Publications

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Journal Article
Sirovic, A, Wiggins SM, Oleson EM.  2013.  Ocean noise in the tropical and subtropical Pacific Ocean. Journal of the Acoustical Society of America. 134:2681-2689.   10.1121/1.4820884   AbstractWebsite

Ocean ambient noise is well studied in the North Pacific and North Atlantic but is poorly described for most of the worlds' oceans. Calibrated passive acoustic recordings were collected during 2009-2010 at seven locations in the central and western tropical and subtropical Pacific. Monthly and hourly mean power spectra (15-1000 Hz) were calculated in addition to their skewness, kurtosis, and percentile distributions. Overall, ambient noise at these seven sites was 10-20 dB lower than reported recently for most other locations in the North Pacific. At frequencies <100Hz, spectrum levels were equivalent to those predicted for remote or light shipping. Noise levels in the 40Hz band were compared to the presence of nearby and distant ships as reported to the World Meteorological Organization Voluntary Observing Ship Scheme (VOS) project. There was a positive, but nonsignificant correlation between distant shipping and low frequency noise (at 40 Hz). There was a seasonal variation in ambient noise at frequencies >200Hz with higher levels recorded in the winter than in the summer. Several species of baleen whales, humpback (Megaptera novaeangliae), blue (Balaenoptera musculus), and fin (B. physalus) whales, also contributed seasonally to ambient noise in characteristic frequency bands. (C) 2013 Acoustical Society of America.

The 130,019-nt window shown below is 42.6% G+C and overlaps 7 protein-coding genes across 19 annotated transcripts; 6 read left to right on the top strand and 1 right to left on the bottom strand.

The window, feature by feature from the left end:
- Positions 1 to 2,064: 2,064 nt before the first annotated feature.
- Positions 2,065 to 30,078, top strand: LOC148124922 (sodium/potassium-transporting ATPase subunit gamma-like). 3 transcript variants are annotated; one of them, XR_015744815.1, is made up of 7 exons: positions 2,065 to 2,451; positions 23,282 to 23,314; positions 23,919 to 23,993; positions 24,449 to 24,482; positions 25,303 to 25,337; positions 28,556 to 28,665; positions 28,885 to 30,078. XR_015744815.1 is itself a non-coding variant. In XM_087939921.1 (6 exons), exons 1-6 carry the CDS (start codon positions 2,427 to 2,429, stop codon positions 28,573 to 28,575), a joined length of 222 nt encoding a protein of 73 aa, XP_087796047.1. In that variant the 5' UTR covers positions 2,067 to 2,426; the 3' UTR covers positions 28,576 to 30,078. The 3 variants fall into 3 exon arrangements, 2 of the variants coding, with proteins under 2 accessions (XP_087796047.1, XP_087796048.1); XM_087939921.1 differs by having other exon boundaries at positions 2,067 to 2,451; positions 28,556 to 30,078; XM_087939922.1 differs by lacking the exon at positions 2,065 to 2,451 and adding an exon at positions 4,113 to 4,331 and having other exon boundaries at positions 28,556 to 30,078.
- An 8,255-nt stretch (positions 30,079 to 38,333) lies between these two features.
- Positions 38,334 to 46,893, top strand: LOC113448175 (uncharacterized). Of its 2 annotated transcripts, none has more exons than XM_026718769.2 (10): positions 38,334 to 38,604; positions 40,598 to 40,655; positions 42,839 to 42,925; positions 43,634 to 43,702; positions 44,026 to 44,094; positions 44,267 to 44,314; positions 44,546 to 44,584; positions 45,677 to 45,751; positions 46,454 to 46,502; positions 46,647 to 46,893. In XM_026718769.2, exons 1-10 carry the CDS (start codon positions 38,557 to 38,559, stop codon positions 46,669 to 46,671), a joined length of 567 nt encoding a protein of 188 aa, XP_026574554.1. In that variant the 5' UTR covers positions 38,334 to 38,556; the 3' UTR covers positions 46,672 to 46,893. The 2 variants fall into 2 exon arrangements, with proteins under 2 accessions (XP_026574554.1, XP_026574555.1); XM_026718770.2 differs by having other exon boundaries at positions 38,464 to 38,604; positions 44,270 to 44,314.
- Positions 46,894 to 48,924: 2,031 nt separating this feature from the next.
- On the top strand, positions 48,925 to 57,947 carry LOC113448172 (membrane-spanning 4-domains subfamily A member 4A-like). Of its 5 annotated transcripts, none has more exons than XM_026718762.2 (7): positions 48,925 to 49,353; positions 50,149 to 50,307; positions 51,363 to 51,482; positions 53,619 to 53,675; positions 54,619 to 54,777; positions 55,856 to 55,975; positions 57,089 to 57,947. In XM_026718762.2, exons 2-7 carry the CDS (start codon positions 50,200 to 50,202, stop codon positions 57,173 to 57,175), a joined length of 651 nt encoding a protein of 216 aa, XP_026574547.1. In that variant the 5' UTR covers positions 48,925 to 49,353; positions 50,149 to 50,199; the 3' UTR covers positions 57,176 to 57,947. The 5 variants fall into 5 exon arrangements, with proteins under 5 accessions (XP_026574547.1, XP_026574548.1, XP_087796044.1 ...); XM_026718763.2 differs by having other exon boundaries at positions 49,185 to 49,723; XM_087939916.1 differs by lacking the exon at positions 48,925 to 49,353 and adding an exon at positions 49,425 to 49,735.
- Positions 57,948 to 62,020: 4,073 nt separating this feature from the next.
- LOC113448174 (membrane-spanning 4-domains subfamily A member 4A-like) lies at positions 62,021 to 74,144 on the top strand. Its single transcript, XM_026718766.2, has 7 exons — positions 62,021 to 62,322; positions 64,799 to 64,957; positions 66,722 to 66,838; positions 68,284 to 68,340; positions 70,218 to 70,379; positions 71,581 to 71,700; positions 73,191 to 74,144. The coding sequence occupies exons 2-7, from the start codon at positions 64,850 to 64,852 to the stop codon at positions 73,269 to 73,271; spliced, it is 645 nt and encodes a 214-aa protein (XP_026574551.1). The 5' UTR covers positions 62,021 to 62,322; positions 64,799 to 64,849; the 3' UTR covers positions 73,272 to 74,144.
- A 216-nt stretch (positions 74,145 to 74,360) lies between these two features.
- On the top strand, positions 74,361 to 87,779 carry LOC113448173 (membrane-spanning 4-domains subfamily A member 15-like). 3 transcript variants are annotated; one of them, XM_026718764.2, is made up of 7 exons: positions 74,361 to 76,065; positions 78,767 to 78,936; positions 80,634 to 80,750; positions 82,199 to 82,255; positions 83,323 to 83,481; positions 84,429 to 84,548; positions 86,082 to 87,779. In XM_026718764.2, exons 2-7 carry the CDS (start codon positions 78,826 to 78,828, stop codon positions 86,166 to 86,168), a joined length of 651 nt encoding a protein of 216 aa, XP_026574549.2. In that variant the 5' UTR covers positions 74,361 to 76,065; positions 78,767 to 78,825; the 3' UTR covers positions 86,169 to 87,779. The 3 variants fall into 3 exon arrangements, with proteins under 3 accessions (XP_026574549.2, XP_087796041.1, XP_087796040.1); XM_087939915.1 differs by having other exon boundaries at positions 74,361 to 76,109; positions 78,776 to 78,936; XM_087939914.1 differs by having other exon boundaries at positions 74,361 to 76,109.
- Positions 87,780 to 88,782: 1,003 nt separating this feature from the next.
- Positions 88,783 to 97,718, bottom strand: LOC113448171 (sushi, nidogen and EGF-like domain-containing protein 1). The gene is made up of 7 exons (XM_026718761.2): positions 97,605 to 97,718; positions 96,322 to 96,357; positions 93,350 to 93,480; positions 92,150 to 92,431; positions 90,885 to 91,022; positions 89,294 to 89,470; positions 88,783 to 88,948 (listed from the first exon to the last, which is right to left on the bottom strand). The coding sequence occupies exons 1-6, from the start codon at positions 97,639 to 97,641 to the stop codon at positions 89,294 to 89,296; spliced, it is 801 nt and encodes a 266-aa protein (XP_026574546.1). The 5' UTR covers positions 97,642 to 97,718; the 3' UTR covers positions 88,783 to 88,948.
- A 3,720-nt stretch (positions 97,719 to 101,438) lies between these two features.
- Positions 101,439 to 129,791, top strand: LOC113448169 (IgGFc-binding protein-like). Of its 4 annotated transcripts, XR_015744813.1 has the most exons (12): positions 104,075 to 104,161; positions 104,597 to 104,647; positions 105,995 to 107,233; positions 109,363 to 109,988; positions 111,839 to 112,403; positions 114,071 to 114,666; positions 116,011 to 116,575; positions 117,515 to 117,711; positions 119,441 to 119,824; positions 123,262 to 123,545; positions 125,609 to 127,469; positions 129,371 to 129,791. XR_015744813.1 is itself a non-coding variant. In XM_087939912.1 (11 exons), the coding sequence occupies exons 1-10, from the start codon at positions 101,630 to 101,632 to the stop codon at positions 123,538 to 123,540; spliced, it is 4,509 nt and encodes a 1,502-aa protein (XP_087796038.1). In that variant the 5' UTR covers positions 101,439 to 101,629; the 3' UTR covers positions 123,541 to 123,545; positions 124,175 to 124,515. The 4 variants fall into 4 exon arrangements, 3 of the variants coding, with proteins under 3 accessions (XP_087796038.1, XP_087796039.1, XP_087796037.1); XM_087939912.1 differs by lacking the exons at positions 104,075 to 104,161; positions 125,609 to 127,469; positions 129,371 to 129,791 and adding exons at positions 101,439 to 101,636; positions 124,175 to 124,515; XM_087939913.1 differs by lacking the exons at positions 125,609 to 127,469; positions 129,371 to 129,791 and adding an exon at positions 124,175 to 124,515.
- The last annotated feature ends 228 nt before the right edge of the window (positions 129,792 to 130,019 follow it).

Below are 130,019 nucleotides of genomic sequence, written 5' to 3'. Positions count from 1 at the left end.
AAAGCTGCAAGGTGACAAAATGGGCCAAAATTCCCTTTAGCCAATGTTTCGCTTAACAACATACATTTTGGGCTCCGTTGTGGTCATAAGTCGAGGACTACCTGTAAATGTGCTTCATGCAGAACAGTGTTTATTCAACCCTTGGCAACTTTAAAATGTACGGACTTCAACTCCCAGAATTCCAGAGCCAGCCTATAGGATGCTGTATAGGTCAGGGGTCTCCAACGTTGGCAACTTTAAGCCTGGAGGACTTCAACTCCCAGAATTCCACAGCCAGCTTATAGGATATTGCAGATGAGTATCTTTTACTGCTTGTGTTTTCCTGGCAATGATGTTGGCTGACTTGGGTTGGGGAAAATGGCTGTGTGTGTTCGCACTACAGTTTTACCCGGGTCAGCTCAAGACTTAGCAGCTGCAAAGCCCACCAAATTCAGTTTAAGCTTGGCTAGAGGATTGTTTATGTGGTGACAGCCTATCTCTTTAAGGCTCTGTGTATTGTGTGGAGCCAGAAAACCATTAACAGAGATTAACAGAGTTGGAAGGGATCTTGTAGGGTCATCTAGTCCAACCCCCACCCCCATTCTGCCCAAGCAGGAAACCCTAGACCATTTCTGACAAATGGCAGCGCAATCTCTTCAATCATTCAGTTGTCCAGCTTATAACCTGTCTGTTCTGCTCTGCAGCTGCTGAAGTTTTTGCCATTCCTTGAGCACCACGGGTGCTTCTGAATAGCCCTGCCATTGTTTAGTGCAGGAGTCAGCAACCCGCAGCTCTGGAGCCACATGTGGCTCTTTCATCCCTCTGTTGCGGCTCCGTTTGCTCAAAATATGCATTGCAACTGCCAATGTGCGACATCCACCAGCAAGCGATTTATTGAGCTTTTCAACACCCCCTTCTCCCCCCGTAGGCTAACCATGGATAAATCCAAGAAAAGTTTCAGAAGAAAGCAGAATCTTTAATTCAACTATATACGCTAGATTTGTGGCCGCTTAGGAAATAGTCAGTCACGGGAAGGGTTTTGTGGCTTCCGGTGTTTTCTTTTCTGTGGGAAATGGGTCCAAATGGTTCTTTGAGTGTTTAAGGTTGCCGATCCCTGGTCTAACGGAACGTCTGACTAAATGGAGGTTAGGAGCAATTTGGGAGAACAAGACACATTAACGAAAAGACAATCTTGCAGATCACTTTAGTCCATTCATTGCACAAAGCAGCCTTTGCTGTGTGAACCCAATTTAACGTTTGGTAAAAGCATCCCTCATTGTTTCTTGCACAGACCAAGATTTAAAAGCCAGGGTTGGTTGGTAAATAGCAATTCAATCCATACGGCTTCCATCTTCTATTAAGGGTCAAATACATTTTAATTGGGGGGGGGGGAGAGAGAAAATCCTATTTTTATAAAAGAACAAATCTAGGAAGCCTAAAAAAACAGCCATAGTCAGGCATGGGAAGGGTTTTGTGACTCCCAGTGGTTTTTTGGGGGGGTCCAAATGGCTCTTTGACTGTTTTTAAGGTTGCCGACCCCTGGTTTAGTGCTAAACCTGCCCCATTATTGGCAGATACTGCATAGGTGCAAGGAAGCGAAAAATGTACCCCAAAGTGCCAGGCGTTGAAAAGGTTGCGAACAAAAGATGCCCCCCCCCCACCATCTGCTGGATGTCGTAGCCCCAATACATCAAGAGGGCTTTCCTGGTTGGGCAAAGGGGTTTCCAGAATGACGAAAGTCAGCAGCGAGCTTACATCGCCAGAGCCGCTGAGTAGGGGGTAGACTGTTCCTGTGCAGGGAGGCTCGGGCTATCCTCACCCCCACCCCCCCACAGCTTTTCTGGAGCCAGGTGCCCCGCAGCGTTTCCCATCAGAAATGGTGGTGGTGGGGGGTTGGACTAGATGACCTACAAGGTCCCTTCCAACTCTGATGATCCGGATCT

Baumann-Pickering, S, Trickey JS, Wiggins SM, Oleson EM.  2016.  Odontocete occurrence in relation to changes in oceanography at a remote equatorial Pacific seamount. Marine Mammal Science.   10.1111/mms.12299   Abstract

Seamounts are considered hot spots of biodiversity and can aggregate pelagic predators and their prey. Passive acoustic monitoring was conducted over 3 mo in 2012 to document the occurrence of odontocetes near a seamount chain in the central equatorial Pacific in relation to oceanographic changes over time. Beaked whale echolocation signals were most frequently encountered. The main beaked whale signal was an unknown type, BW38, which resembled signals produced by Blainville's beaked whales. It had high occurrence during high sea surface temperature and low sea surface salinity. Cuvier's beaked whales were the second most detected. They had an opposite pattern and were encountered more often when sea surface temperature was low and net primary productivity was high. Risso's dolphins and short-finned pilot whales had high acoustic densities, and echolocated predominantly at night. Risso's dolphins occurred more often during low sea surface height deviation. False killer whales were less frequently detected and mostly occurred during the day. Sperm whale detections were fewer than expected and associated with high chlorophyll a. Short duration Kogiidae encounters occurred on average every third day. These types of long-term site studies are an informative tool to comparatively assess species composition, relative abundance, and relationship to oceanographic changes.

Gassmann, M, Henderson EE, Wiggins SM, Roch MA, Hildebrand JA.  2013.  Offshore killer whale tracking using multiple hydrophone arrays. Journal of the Acoustical Society of America. 134:3513-3521.   10.1121/1.4824162   AbstractWebsite

To study delphinid near surface movements and behavior, two L-shaped hydrophone arrays and one vertical hydrophone line array were deployed at shallow depths (<125 m) from the floating instrument platform R/P FLIP, moored northwest of San Clemente Island in the Southern California Bight. A three-dimensional propagation-model based passive acoustic tracking method was developed and used to track a group of five offshore killer whales (Orcinus orca) using their emitted clicks. In addition, killer whale pulsed calls and high-frequency modulated (HFM) signals were localized using other standard techniques. Based on these tracks sound source levels for the killer whales were estimated. The peak to peak source levels for echolocation clicks vary between 170-205 dB re 1 mu Pa @ 1 m, for HFM calls between 185-193 dB re 1 mu Pa @ 1 m, and for pulsed calls between 146-158 dB re 1 mu Pa @ 1 m. (C) 2013 Acoustical Society of America.